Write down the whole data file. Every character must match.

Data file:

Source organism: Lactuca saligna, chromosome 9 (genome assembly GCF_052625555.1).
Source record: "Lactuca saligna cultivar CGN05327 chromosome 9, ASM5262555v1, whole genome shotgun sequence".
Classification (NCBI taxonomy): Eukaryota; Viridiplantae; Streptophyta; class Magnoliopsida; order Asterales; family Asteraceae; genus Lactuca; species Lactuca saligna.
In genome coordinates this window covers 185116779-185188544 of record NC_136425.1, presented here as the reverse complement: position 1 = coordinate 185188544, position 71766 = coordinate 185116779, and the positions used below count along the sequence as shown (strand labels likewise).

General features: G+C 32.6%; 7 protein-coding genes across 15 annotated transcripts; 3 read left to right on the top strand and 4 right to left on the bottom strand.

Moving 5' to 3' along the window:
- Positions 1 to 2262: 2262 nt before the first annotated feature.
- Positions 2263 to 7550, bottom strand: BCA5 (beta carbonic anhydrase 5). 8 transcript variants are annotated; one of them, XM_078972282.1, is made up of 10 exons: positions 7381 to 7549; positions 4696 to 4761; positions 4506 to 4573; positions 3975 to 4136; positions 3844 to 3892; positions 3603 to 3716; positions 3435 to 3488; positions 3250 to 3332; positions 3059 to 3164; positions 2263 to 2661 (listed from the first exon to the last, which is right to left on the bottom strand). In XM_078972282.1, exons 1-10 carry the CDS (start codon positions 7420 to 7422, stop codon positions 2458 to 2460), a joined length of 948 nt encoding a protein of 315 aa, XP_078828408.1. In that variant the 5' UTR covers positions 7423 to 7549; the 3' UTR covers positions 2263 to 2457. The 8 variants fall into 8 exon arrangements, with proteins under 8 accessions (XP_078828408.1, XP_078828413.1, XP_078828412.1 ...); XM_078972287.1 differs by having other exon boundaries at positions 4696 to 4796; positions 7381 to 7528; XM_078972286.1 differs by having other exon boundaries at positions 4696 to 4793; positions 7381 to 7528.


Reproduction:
Source organism: Lactuca saligna, chromosome 9 (genome assembly GCF_052625555.1).
Source record: "Lactuca saligna cultivar CGN05327 chromosome 9, ASM5262555v1, whole genome shotgun sequence".
Classification (NCBI taxonomy): Eukaryota; Viridiplantae; Streptophyta; class Magnoliopsida; order Asterales; family Asteraceae; genus Lactuca; species Lactuca saligna.
In genome coordinates this window covers 185116779-185188544 of record NC_136425.1, presented here as the reverse complement: position 1 = coordinate 185188544, position 71766 = coordinate 185116779, and the positions used below count along the sequence as shown (strand labels likewise).

General features: G+C 32.6%; 7 protein-coding genes across 15 annotated transcripts; 3 read left to right on the top strand and 4 right to left on the bottom strand.

Moving 5' to 3' along the window:
- Positions 1 to 2262: 2262 nt before the first annotated feature.
- Positions 2263 to 7550, bottom strand: BCA5 (beta carbonic anhydrase 5). 8 transcript variants are annotated; one of them, XM_078972282.1, is made up of 10 exons: positions 7381 to 7549; positions 4696 to 4761; positions 4506 to 4573; positions 3975 to 4136; positions 3844 to 3892; positions 3603 to 3716; positions 3435 to 3488; positions 3250 to 3332; positions 3059 to 3164; positions 2263 to 2661 (listed from the first exon to the last, which is right to left on the bottom strand). In XM_078972282.1, exons 1-10 carry the CDS (start codon positions 7420 to 7422, stop codon positions 2458 to 2460), a joined length of 948 nt encoding a protein of 315 aa, XP_078828408.1. In that variant the 5' UTR covers positions 7423 to 7549; the 3' UTR covers positions 2263 to 2457. The 8 variants fall into 8 exon arrangements, with proteins under 8 accessions (XP_078828408.1, XP_078828413.1, XP_078828412.1 ...); XM_078972287.1 differs by having other exon boundaries at positions 4696 to 4796; positions 7381 to 7528; XM_078972286.1 differs by having other exon boundaries at positions 4696 to 4793; positions 7381 to 7528.